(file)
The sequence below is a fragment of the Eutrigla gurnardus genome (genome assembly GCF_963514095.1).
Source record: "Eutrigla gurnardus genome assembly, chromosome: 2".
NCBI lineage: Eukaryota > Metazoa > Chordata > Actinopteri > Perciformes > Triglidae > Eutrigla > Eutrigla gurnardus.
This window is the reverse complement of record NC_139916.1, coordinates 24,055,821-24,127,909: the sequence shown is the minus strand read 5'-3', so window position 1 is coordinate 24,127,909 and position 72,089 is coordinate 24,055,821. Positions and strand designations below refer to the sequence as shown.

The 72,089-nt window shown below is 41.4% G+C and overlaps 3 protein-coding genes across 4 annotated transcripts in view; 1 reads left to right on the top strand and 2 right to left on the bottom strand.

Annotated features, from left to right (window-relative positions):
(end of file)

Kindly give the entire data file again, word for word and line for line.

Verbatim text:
The sequence below is a fragment of the Eutrigla gurnardus genome (genome assembly GCF_963514095.1).
Source record: "Eutrigla gurnardus genome assembly, chromosome: 2".
NCBI lineage: Eukaryota > Metazoa > Chordata > Actinopteri > Perciformes > Triglidae > Eutrigla > Eutrigla gurnardus.
This window is the reverse complement of record NC_139916.1, coordinates 24,055,821-24,127,909: the sequence shown is the minus strand read 5'-3', so window position 1 is coordinate 24,127,909 and position 72,089 is coordinate 24,055,821. Positions and strand designations below refer to the sequence as shown.

The 72,089-nt window shown below is 41.4% G+C and overlaps 3 protein-coding genes across 4 annotated transcripts in view; 1 reads left to right on the top strand and 2 right to left on the bottom strand.

Annotated features, from left to right (window-relative positions):